CRISPR/Cas System in Bacteria
The genome of about 50% of bacterial species and up to 90% of archaebacteria harbors the unique genetic region responsible for so-called “adaptive immune system” of bacterial cells. For instance, this ability is essential for bacteria, which are the threatening pathogens of humans, e.g. M. tuberculosis, Y. pestis, or S. pyogenes. The CRISPR–cas system is an adaptive immune system of bacteria and archaea, which protects the bacteria from invaders, including bacteriophages or phages and mobile genetic elements (MGEs). The CRISPR locus is present in 84% of archaea and 45% of bacteria. It was observed first in E.coli in K-12 chromosome. These element were also observed in chromosomes of Shigella dysenteriae and Salmonella enterica serovar Typhimurium.
Genes and genetic components of adaptive immune system of bacteria
- The genes and genetic components of this mechanism control the bacterial cell ‘s acquired protective reactions to the invaded foreign bacteriophage or plasmid nucleic acid.
- In addition, in the bacterial genome, genetic material from invaded DNA is memorised and becomes heritable. As a consequence, the next entry of the same foregn nucleic acid leads to the activation of particular defence reactions mediated by RNA that degrade invaded bacteriophageal or plasmid exogenous nucleic acid. The bacterial cell becomes “immune” to its particular pathogen in this manner.
- It has long been determined that the minimal amount of cells persists after penetration with a certain bacterial species with a particular bacteriophage and provides defence against this phage, thereby creating a new resistant bacterial population.
- Specific genetic elements known as CRISPR cassettes comprise the genome of these bacteria. They are found inside bacterial nucleoids in most cases.
- The acronym “CRISPR” is deciphered as a “clustered short palindromic repeat periodically interspaced.” This suggests the CRISPR cassette’s genetic structure, which contains genetic spacers of comparable length but distinct sequences of DNA interspersed with virtually identical direct DNA repeats.
- It was known to be novel defense system.
- There could be more than 100 spacers on a single CRISPR cassette.
- Moreover, the DNA sequence of a significant proportion of spacers seemed to be very similar to the DNA fragments of bacterial pathogens, such as bacteriophages.
- Multimeric enzymes with metal-dependent nuclease and integrase operations are Cas proteins.
Mechanism of CRISPR in bacteria
- CRISPR arrays remember” the virus or attacking apecies. The repeated attack makes the bacteria produce RNA segments from the CRISPR arrays to target the viruses’ DNA. The bacteria then uses Cas9 or a similar enzyme to cut the DNA apart disabling the virus.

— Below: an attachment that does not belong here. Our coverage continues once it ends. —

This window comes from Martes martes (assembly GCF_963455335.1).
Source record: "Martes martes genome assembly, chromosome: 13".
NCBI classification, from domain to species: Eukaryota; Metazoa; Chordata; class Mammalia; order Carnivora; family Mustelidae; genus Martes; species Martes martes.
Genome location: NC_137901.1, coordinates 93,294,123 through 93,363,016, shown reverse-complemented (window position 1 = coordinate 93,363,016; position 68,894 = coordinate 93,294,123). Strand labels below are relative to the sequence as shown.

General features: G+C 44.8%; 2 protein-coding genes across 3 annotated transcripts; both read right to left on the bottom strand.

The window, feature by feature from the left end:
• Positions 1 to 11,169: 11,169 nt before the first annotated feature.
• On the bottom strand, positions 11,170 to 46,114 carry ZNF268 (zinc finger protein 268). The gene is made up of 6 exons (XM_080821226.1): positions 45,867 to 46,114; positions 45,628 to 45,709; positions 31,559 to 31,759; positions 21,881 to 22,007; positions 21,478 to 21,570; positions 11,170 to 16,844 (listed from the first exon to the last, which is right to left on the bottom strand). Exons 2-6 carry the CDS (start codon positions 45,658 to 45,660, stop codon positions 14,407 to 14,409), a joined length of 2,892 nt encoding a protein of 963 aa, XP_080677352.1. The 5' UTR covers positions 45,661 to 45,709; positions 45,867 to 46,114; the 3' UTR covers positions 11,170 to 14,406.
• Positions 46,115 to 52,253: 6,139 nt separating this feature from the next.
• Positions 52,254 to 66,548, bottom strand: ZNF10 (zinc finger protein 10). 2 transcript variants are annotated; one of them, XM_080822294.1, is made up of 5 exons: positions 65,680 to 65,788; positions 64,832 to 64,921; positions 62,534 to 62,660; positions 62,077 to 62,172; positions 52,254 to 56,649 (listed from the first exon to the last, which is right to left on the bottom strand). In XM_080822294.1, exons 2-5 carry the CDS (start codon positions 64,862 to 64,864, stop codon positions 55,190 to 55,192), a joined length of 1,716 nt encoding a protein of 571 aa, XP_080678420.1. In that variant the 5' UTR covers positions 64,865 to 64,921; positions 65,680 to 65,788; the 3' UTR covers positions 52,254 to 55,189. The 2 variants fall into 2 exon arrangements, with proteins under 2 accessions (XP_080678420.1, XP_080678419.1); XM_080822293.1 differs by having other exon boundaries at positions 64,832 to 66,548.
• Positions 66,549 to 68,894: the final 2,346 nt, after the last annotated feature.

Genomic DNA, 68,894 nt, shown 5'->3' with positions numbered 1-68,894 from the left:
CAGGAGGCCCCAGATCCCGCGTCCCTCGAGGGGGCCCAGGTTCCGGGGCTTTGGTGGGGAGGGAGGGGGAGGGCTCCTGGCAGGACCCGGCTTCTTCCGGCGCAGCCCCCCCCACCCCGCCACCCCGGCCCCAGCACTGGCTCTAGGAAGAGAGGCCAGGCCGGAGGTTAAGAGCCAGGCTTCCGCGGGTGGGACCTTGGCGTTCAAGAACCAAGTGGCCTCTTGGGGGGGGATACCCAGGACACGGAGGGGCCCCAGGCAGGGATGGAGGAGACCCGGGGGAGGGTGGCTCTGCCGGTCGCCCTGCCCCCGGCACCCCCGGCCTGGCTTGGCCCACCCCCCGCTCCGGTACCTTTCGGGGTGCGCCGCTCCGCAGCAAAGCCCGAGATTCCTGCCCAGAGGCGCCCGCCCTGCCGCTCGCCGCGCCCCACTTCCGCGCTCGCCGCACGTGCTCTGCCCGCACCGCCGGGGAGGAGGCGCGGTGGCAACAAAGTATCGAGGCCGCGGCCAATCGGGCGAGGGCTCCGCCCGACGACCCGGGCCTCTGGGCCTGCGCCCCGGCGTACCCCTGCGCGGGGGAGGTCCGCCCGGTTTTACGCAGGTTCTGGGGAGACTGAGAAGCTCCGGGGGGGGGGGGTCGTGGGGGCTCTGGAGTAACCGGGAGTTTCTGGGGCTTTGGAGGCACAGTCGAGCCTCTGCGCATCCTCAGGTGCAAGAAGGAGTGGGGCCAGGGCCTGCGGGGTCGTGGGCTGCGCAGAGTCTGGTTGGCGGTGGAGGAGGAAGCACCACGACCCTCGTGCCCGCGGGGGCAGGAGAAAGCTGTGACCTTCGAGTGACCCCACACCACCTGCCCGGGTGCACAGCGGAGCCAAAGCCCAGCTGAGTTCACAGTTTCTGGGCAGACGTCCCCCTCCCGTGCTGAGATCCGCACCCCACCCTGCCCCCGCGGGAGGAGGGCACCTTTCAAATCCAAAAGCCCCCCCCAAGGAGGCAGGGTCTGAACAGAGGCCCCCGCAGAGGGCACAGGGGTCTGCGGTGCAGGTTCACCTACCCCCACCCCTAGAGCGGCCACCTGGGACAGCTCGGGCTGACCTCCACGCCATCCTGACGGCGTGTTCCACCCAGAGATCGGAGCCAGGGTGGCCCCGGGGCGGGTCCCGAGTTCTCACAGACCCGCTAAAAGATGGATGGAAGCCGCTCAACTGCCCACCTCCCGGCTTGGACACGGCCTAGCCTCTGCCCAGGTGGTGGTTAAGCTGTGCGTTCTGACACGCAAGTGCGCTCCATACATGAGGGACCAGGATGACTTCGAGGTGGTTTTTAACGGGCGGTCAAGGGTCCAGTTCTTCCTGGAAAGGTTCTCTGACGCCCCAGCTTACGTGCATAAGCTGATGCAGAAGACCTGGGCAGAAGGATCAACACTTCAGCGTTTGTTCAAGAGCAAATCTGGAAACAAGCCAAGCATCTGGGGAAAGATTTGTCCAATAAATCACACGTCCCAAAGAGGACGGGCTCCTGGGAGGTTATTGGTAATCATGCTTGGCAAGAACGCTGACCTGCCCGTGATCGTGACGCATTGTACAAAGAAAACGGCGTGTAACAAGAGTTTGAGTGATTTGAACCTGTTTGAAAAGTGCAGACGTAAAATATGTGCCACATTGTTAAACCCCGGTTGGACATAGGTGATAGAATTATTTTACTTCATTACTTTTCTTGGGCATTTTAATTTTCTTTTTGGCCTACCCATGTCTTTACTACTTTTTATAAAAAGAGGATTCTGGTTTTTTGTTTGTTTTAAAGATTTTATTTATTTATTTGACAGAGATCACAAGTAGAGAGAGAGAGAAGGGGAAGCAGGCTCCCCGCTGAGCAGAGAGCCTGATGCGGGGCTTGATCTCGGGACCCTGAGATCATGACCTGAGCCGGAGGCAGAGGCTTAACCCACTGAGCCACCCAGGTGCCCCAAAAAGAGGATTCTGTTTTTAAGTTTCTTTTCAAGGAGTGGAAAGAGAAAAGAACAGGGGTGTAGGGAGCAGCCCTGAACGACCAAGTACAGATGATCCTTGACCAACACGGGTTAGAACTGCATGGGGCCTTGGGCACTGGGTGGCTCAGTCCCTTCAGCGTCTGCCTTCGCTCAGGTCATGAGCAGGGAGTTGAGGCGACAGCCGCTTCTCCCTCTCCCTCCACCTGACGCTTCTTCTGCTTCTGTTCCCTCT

- The mechanism of a new spacer acquisition starts when the bacteriophage releases its DNA into the bacterial cell cytoplasm.
- It consists of Cas1 / Cas2 protein complex hydrolysis of viral DNA accompanied by the release from the phage ‘s DNA of the so-called protospacer sequence and its further incorporation into the bacterial genome region of CRISPR. Both these activities contribute to the bacterial cell acquisition of the new spacer, which harbours unique international bacteriophageal DNA.
- Similarly , it is possible to inject new spacers from the same phage around the first phage. The bacterial cell therefore remains immune to the next infection that this phage induces.
- It activates the transcription of the main part of the CRISPR locus as another episode of phage infection occurs. This results in the synthesis of the primary long RNA transcript that is further cleaved by CRISPR-RNA (crRNA)-forming Cas proteins. To the phage sequence, this crRNA is complementary.
- At the next level, crRNA accounts for the nuclease operation of the Cas protein complex and delivers it to phage nucleic acid (‘guide RNA’). CrRNA recognises unique phage DNA sequence here and binds to it to cause the invaded nucleic acid to be killed by Cas nuclease.
- In addition to foreign DNA, unique Cas proteins can also kill RNA phages and phage messenger RNAs, depending on their form.
- These genetic adaptive immune pathways shield bacteria from phage infections as well as from the introduction by natural mutation or conjugation of unwanted genetic content.
- Specially engineered CRISPR-Cas systems (e.g., CRISPR / Cas9) have been engineered as the most effective genetic engineering methods that allow both prokaryotic and eukaryotic genomes to be reliably and conveniently edited.